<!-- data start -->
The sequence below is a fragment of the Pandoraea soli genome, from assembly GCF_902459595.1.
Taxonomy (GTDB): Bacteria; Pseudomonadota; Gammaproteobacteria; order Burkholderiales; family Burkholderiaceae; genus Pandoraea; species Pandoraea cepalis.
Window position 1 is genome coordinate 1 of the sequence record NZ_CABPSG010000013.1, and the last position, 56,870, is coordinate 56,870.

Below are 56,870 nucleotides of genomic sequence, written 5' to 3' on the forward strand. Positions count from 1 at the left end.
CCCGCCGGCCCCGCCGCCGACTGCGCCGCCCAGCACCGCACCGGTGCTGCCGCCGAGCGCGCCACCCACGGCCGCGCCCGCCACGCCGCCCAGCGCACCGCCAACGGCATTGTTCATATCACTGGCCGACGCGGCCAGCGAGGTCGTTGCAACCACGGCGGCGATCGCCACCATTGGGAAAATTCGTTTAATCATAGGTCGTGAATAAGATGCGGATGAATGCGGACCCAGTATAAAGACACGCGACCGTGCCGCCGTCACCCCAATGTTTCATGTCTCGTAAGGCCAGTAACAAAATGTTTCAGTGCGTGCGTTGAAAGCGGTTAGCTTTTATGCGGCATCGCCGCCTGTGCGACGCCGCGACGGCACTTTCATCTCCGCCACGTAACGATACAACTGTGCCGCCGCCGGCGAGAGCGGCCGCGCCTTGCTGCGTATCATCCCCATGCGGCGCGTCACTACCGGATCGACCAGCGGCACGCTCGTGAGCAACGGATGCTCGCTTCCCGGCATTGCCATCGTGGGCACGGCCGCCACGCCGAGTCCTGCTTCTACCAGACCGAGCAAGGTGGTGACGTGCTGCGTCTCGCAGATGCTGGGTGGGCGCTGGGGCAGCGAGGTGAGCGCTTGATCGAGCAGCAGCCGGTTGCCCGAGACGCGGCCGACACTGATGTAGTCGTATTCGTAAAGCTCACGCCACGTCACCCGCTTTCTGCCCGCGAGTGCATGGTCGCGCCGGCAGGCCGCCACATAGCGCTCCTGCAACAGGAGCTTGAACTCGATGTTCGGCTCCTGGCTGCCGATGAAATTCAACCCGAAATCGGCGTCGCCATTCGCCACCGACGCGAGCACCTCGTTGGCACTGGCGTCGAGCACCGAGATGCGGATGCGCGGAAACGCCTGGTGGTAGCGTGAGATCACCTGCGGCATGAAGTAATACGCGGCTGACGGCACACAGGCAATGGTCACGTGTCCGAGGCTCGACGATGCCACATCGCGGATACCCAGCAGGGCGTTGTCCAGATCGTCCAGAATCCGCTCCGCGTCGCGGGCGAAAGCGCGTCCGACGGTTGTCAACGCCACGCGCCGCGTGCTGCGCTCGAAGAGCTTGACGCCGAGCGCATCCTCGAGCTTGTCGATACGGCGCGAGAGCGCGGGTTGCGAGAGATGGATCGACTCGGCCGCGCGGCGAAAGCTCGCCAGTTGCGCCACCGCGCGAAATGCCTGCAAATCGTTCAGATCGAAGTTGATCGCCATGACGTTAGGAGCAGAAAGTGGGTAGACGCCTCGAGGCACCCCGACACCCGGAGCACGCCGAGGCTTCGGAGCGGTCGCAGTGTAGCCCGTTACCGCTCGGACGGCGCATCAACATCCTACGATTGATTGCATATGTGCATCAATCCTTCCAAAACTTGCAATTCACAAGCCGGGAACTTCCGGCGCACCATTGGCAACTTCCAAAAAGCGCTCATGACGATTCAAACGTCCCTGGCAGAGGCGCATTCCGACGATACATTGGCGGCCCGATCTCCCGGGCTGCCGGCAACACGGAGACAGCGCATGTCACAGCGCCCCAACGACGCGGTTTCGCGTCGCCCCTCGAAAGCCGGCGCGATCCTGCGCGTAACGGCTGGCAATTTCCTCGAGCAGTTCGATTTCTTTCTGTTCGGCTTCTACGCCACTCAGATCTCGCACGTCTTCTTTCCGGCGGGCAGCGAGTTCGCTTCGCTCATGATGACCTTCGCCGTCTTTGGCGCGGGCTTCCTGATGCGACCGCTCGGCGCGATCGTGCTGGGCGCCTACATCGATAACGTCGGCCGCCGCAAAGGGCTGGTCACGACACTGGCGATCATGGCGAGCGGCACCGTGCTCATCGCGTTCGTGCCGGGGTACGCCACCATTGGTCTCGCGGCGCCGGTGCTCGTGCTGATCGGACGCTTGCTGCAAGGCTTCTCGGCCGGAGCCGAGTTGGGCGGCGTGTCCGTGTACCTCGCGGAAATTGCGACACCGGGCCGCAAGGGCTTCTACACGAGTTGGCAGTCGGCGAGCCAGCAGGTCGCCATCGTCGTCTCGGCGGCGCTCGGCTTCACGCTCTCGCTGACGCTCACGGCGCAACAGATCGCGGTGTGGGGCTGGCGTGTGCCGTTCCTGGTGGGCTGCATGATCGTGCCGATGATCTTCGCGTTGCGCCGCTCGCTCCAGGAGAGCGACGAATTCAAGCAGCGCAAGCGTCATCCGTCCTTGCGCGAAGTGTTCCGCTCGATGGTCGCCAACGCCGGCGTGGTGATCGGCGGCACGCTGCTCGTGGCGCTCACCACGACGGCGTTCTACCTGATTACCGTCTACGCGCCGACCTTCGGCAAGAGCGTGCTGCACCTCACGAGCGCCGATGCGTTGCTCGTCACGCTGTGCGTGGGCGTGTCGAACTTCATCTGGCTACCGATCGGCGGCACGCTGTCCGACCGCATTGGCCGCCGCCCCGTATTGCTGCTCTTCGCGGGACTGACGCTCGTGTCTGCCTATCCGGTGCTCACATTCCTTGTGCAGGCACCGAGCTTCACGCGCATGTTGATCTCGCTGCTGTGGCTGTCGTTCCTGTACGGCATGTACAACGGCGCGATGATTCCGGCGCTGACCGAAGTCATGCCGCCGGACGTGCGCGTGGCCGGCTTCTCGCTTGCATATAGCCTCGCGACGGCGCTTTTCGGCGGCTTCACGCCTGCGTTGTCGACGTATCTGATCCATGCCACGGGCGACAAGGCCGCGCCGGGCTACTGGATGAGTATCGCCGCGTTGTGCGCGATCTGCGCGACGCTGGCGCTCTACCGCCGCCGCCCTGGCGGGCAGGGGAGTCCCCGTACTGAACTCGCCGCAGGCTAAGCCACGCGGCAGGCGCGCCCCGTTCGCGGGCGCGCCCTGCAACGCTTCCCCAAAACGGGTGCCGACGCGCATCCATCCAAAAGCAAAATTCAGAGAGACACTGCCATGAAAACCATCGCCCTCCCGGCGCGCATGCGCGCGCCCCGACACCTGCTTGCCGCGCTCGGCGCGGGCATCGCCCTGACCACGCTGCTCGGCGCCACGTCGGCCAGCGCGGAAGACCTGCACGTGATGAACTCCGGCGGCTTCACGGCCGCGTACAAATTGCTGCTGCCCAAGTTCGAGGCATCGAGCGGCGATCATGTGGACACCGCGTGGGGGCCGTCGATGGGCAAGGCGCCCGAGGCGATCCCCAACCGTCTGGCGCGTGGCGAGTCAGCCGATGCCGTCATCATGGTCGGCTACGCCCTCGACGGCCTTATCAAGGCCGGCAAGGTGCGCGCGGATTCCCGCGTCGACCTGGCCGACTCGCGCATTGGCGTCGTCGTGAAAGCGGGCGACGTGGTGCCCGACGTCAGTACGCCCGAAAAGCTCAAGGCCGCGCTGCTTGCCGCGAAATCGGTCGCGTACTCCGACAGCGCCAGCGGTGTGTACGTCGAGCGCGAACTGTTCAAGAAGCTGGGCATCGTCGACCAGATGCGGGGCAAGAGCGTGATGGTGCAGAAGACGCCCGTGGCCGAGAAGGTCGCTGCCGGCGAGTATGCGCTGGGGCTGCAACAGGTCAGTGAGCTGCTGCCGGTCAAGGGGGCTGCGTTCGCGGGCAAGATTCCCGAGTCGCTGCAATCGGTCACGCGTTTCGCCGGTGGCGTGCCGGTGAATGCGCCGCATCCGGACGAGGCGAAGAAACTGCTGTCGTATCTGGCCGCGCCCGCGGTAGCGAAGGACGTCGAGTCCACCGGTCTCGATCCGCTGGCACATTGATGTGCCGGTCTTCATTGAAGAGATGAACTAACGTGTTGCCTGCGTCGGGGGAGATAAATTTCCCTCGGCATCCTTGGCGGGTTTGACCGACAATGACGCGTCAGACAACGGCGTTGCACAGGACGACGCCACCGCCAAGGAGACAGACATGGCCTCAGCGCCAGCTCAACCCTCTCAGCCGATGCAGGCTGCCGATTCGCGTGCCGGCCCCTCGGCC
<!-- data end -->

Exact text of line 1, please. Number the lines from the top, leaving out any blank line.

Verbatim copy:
The sequence below is a fragment of the Pandoraea soli genome, from assembly GCF_902459595.1.